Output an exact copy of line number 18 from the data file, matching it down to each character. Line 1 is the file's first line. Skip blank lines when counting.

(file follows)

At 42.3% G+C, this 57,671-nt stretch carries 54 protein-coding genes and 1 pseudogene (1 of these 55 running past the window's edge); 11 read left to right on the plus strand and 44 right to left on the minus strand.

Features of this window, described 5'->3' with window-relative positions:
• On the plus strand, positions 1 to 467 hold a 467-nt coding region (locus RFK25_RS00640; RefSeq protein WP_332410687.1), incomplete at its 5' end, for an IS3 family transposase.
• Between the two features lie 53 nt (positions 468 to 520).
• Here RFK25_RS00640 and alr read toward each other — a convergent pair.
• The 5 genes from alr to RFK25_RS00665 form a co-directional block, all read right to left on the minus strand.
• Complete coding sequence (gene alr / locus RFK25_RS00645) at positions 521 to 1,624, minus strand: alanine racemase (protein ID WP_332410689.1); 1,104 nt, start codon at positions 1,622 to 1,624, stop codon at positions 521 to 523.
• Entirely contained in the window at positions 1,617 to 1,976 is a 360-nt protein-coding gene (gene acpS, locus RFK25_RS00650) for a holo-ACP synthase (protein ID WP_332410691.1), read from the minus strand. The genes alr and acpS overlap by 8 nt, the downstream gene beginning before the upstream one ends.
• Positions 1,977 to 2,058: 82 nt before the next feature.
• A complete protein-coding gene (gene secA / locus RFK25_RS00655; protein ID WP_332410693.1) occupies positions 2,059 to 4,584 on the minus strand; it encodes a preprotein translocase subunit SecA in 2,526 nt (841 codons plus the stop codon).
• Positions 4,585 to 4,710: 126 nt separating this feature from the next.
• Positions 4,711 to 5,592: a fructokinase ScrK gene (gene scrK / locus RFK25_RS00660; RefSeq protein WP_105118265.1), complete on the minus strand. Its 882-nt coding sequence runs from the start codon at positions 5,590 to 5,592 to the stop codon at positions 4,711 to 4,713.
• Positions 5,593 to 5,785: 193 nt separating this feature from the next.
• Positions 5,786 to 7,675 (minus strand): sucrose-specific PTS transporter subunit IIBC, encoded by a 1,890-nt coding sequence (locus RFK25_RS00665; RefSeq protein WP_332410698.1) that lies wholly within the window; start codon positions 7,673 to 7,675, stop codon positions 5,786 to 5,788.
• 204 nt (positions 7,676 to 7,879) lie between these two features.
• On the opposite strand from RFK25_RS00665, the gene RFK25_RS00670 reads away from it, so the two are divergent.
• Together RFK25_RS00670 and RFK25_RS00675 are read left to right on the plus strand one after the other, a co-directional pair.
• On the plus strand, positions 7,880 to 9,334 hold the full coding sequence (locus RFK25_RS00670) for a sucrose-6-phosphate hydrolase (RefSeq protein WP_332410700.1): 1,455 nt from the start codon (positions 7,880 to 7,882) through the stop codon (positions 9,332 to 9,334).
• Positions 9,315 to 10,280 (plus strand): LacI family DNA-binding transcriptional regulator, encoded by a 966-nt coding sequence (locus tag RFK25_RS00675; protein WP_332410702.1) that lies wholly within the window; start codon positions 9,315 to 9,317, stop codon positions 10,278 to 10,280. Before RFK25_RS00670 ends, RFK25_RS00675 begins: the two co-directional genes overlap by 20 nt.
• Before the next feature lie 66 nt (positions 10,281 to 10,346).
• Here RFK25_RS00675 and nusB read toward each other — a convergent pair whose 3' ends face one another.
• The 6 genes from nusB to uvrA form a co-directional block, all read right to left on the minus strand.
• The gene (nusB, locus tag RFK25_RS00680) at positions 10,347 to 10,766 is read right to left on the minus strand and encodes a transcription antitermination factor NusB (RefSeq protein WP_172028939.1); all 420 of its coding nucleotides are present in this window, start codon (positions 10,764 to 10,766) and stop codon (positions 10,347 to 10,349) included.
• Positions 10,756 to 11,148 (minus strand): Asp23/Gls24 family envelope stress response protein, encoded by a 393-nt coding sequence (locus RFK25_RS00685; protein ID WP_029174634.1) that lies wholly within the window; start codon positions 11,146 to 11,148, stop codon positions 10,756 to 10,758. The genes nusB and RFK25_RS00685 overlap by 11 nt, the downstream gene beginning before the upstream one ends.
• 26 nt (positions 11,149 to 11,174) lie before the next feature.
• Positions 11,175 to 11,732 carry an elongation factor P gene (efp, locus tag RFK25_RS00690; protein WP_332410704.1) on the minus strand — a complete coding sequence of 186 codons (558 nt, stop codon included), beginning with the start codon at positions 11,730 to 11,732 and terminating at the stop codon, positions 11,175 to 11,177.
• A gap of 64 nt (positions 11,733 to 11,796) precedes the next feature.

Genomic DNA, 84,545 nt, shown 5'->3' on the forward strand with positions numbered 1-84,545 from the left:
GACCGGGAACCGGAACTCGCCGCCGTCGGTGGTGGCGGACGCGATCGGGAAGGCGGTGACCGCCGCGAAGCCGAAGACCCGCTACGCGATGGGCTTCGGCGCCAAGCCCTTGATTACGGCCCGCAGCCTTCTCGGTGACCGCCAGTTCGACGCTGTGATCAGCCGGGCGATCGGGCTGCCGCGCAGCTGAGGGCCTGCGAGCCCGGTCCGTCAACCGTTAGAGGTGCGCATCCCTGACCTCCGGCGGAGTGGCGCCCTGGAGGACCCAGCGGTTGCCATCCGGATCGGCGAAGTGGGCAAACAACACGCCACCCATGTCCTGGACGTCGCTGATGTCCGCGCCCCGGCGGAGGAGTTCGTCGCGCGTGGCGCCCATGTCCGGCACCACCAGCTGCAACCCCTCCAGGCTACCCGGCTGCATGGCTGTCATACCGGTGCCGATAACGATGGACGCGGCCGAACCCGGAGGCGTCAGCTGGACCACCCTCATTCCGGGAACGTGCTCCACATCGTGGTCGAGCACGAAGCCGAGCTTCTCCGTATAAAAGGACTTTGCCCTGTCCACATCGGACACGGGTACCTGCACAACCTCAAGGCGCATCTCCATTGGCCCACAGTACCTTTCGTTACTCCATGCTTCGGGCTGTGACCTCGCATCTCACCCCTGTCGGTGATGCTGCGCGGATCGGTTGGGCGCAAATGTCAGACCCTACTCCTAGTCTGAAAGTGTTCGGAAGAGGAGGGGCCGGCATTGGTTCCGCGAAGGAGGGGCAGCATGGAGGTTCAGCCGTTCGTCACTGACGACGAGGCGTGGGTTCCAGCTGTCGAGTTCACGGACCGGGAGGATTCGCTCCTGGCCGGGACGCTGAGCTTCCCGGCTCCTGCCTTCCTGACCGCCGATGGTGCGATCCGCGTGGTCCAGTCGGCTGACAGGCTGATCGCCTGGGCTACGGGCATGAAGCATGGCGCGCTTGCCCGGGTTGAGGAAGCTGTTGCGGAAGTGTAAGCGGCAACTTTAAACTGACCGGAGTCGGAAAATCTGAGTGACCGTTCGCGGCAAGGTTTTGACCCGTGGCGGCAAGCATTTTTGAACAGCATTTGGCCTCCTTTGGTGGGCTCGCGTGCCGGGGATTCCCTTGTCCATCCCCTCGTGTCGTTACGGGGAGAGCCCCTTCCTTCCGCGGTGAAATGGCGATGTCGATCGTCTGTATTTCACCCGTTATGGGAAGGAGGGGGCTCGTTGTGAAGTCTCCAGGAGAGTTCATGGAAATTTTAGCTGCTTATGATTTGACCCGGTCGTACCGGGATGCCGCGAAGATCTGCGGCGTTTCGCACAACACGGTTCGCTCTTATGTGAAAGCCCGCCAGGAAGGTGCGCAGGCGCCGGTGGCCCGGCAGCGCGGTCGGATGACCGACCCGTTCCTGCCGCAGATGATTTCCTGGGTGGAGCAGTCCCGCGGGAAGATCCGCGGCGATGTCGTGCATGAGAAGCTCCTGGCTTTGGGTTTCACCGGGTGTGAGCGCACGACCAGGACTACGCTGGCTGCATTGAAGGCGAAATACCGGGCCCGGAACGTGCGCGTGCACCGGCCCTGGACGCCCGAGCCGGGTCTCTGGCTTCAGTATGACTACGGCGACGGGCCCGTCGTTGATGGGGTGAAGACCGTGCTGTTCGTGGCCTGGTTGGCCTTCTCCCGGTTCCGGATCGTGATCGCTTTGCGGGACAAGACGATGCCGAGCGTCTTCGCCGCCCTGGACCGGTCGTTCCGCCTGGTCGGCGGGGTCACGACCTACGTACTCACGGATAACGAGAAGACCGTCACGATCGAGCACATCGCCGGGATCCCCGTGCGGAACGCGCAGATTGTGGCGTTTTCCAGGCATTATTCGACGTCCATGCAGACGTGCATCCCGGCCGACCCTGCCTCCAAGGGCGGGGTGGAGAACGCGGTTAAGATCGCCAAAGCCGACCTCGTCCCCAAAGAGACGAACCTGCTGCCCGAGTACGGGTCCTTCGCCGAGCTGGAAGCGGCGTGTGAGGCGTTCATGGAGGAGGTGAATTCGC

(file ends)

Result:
• On the plus strand, positions 7,880 to 9,334 hold the full coding sequence (locus RFK25_RS00670) for a sucrose-6-phosphate hydrolase (RefSeq protein WP_332410700.1): 1,455 nt from the start codon (positions 7,880 to 7,882) through the stop codon (positions 9,332 to 9,334).